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Review

Gretsh Hot Rod Setzer

Issue #33

I'm a sucker for a cool retro-looking Gretsch, but don't actually own any, so it's always a pleasure to scratch my Rockabilly itch when a guitar like this comes up for me to try. This is the Brian Setzer Hot Rod, equipped with TV Jones pick ups. The guitar is built to Brian's specs and has a single volume pot and three-way pick up selector, so it's a very functional stripped down spec for a Gretsch. The volume is on the lower horn and the pick up selector is on the top of the guitar in a mirror image. These are comfortable positions and quick adjustments to volume or pick up selection become very easy and intuitive very quickly.

This is a single cutaway, bound hollow body with an arched top, F holes and 1959 style 'Trestle' bracing. There is a good story behind the bracing. In an attempt to replicate the mojo of Brian's vintage '50's Gretsches, they had them CAT scanned to see what was going on internally, and it was found (stumbled upon) that there seemed to be 'Trestle' style bracing inside the body. So in an effort for extra authenticity this was employed for these guitars. It's interesting to think how old traditional styles of construction can be easily lost as guitars get modernised and 'improved' for bigger profit and I am surprised that someone at Gretsch didn't know that this type bracing was used. The guys that hand built those original guitars are all long since departed, though, so it's great that Gretsch are being careful to inject the right DNA into this signature version!

The authenticity carries through to the dual TV Jones designed Hot Rod Filtertron pick ups that this guitar comes equipped with. TV Jones pick ups are to Gretsch what the PAF humbuckers are to Gibson and what the pre-CBS single coil is to Fender. It's the perfect pick up for this sort of guitar, and because it is a signature guitar, you get a Brian Setzer autograph etched into the pickup cover too, just to show that these pick ups have been voiced and wound just how Brian likes them. They are instantly Gretsch in character, with an organic fat twang to the sound that is very musical and addictive!

A couple of big improvements to a traditional style Gretsch are the Sperzel locking machine heads, which are a good upgrade for most guitars, especially ones equipped with a Bigsby, and the pinned adjustomatic bridge for accurate intonation and tuning stability. Old Gretsches used to have a moveable bridge, which was never going to be a good idea for playing in perfect tune. The Bigsby is very vibey and great for some old school trem work.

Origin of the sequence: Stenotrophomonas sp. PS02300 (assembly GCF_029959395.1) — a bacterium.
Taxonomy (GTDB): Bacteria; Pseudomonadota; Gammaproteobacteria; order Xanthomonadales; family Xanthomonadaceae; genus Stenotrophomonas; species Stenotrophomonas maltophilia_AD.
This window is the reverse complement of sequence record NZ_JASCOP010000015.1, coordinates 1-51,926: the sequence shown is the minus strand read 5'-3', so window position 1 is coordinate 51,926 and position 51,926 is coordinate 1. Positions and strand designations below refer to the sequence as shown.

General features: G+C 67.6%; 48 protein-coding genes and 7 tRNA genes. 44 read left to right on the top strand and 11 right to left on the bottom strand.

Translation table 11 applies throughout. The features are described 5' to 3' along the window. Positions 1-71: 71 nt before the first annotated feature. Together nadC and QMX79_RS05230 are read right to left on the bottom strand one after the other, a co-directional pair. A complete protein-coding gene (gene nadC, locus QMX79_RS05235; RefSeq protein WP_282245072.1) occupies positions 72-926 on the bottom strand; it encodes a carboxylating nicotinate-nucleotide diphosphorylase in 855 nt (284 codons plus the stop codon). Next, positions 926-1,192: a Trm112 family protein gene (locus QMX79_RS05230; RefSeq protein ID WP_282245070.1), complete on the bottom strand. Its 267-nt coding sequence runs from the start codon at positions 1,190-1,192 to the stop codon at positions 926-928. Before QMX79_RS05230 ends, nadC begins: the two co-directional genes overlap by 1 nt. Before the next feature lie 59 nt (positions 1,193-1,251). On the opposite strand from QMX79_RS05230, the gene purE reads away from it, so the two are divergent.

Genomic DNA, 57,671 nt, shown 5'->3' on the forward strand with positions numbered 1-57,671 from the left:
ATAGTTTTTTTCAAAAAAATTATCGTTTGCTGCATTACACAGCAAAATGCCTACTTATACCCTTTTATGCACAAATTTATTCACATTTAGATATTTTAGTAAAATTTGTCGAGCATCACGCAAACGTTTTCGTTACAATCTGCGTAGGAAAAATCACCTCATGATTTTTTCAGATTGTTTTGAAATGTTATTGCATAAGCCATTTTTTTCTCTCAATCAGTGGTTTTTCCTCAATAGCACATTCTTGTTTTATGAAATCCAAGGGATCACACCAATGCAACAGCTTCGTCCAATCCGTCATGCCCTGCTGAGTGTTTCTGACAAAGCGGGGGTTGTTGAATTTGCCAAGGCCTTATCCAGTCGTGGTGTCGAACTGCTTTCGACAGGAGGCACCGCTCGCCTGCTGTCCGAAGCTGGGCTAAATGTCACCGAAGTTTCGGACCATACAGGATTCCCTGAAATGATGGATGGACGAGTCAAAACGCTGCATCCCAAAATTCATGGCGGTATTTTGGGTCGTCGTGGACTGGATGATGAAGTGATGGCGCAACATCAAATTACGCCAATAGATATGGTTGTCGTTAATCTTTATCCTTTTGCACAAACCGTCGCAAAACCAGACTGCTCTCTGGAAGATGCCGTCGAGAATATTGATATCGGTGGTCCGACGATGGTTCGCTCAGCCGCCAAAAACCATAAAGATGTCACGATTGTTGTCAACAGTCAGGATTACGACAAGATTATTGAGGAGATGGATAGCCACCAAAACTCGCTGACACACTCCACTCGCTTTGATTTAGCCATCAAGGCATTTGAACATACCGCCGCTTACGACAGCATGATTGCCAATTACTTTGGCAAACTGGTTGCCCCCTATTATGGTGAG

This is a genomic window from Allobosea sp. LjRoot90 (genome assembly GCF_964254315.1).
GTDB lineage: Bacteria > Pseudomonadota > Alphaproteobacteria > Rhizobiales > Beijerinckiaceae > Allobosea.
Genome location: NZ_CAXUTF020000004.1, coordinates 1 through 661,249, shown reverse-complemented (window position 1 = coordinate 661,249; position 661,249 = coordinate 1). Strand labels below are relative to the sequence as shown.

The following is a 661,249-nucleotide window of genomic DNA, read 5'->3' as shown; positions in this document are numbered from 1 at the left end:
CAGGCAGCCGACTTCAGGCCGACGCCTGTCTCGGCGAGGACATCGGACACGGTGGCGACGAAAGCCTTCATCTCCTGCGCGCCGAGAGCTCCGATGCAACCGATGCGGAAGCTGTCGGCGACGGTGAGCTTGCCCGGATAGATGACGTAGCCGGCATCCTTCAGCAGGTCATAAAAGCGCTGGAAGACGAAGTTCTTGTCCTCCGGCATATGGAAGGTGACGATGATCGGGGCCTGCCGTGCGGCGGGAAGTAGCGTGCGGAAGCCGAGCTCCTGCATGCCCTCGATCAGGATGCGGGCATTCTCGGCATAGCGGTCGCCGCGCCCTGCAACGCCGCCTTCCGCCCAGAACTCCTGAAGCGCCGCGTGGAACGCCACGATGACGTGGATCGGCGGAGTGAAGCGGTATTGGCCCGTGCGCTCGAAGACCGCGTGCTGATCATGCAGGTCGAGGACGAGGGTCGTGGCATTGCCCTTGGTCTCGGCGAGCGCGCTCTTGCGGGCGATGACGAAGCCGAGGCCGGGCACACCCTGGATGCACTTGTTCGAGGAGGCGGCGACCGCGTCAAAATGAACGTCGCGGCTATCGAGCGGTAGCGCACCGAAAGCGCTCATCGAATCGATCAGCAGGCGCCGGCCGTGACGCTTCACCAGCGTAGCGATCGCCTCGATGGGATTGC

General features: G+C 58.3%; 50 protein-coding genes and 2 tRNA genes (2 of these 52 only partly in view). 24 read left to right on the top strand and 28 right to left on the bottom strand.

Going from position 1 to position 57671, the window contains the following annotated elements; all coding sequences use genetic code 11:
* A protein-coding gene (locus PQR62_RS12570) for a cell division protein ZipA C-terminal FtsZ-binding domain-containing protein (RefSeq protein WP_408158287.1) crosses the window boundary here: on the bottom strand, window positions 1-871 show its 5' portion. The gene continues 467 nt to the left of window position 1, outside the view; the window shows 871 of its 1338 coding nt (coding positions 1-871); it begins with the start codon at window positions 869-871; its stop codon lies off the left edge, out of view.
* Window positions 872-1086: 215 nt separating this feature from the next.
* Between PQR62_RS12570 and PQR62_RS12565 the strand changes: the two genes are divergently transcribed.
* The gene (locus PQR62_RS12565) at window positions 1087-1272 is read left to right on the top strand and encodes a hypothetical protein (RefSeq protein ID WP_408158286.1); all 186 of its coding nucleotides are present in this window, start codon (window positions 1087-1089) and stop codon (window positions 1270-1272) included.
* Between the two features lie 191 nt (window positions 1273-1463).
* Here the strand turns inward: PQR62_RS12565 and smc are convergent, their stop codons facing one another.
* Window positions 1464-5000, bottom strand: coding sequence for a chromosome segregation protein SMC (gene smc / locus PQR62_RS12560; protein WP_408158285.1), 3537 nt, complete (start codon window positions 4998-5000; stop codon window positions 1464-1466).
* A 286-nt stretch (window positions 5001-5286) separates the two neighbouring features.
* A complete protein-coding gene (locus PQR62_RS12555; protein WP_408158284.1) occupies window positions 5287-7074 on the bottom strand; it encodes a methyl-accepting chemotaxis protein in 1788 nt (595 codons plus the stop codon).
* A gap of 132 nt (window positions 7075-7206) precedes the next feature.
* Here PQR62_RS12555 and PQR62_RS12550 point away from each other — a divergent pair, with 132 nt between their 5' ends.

The neck is two-piece maple with an ebony board and our sample guitar was set up great with a very comfortable low action with heavy-ish strings, perfect for your best Bran Setzer/Scotty Moore licks and runs (of which I wish I knew more!). The fret markers are called neo-classical thumb nail style, and suit the guitar well. The body top, back and sides are flamed laminated maple and stained a very nice translucent grey. If you get one of these in a solid finish, then you know it will still be maple, but a piece of wood with no figuring to the grain. The Brian Setzer Hot Rod G6120TV comes in some very cool finishes, like purple, blue, red, gold and tangerine.

This is a quality product that does cost a lot of money, so it's going to be certain kind of player, musician, collector, fan, that buys one of these guitars. There is no denying that it is a cracking guitar and if you need that Brian Setzer sound then this is as close as you'll get, because this is what the man himself is using. But be aware that Brian Setzer could pick up any half decent guitar and sound like himself. Like all signature guitars, it's the player, not the guitar that makes the sound. But I would still love to own one of these, to have for 'that' Gretsch sound.

iG33_Cover

Issue #52

Yngwie Malmsteen

Out Now

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